11.22.2005

Straczynski's Squadron

Supreme Power #1-18 (Marvel/MAX): In a lot of ways, Supreme Power is the exact opposite of something like Superman/Batman. And I don't mean that in a negative way, it just goes to show that you can have wildly different approaches to storytelling and still present a very entertaining package. At the most basic level, Supreme Power is Marvel and not DC. It focuses on somewhat familiar character archetypes rather than big gun properties which are household names. The storytelling is very decompressed, rather than the in your face brawl of say: Batman, Superman, and Supergirl taking on Darkseid on Apokolips. And of course, the MAX line is definitely for mature readers as opposed to the come-one, come-all approach that Supes/Bats is meant to occupy in the marketplace. Supreme Power is a fantastic read and really deserves the MAX label, not for nudity or language, but for the very adult and complex themes that are presented.

The main characters we've been introduced to are becoming increasingly bogged down in this bureaucratic morass that would likely surround an individual with these types of powers. In their attempts to be good samaritans or to just "help people" their intent becomes convoluted within political posturing and the media's perception. I'm reminded of the saying "Do a great right; one must do a little wrong." While trying to save people's lives, the speedster character discovers that he has broken half a dozen laws. All of this serves to beg the question, if super powered individuals did exist, would they, should they be held to the same criminal and civil liability as anyone else? If they're not, what would this do to the supposed egalitarian fabric of society? All the while, you can really feel something building within Supreme Power.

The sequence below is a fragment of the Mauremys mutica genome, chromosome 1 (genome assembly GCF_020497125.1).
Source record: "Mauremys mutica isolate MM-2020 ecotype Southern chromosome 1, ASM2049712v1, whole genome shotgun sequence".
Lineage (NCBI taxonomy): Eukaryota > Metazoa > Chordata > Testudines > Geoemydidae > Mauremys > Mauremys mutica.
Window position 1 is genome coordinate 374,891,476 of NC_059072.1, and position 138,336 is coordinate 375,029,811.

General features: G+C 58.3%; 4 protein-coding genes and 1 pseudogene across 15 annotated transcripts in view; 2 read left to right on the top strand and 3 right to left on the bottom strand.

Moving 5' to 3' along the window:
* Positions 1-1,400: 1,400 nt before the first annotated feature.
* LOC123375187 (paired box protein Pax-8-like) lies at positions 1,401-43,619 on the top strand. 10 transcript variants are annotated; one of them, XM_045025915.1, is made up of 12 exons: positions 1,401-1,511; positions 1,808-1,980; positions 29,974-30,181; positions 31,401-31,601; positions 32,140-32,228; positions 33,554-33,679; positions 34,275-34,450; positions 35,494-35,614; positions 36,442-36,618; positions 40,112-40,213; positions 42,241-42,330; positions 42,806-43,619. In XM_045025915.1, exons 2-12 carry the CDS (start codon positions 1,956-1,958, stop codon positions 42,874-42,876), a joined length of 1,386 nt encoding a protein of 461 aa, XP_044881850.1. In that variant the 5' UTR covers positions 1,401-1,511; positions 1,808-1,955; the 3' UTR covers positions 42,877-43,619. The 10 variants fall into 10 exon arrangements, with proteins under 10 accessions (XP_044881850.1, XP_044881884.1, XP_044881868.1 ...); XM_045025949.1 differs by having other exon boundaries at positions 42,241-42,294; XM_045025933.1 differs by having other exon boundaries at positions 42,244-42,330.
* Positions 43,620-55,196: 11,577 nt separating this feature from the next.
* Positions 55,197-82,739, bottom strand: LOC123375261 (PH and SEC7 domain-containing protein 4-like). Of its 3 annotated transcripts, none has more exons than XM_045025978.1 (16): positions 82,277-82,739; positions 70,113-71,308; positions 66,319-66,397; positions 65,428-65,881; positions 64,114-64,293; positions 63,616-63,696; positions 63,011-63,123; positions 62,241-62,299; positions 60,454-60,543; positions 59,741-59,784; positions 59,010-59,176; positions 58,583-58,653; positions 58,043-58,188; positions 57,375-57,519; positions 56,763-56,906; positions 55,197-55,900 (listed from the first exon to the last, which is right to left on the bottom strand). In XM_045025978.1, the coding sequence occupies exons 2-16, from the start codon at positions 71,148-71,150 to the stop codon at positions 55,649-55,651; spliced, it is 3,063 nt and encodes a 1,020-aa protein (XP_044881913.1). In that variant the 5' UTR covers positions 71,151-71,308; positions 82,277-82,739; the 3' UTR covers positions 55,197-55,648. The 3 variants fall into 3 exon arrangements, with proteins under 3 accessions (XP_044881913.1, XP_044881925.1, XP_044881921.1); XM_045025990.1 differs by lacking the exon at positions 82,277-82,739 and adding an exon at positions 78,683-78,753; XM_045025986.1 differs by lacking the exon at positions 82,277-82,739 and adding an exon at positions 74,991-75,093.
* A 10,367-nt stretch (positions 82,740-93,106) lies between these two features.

Each of the characters are slowly being forced out of the conventional roles they've been living in. As something uncomfortable brews, each of them is being pushed a little closer to one another, ultimately we assume, culminating with the formation of a team that stands above or beside normal society. Joe and the aquatic woman have a bond. Mark Milton is totally disenfranchised, a loner. Power Princess is running amok, directionless. The speedster character is about to burst out of his corporate sponsored confines. And Nighthawk has long been living on the fringe of acceptable societal norms. I can't wait until all of these seemingly disparate elements converge.

This series is the most intelligent analysis of the superhero paradigm that I've seen since Watchmen. Yeah, it's that good. Flawless execution of writing, penciling, inking, panel rendering, and a general sense of dramatic plausibility. This book has tremendous attitude and a dark tone, yet is simultaneously thoughtful and insightful with a twinge of hope. Probably my favorite Marvel Comic in the last 10 years. Straczynski's best work to date. Grade A.

1 Comments:

At 6:03 PM, Anonymous Felix Lu said...

Man, couldn't agree with you more re: SUPREME SQUADRON. Great stuff, and the best written superhero team book since WATCHMEN. Shame what Marvel editorial decided to do with it, but as I recall, it was with JMS's blessing. Anyhow, the 18 issue run is a great stand alone read and I hope will someday be recognized more widely for how good it is.

 

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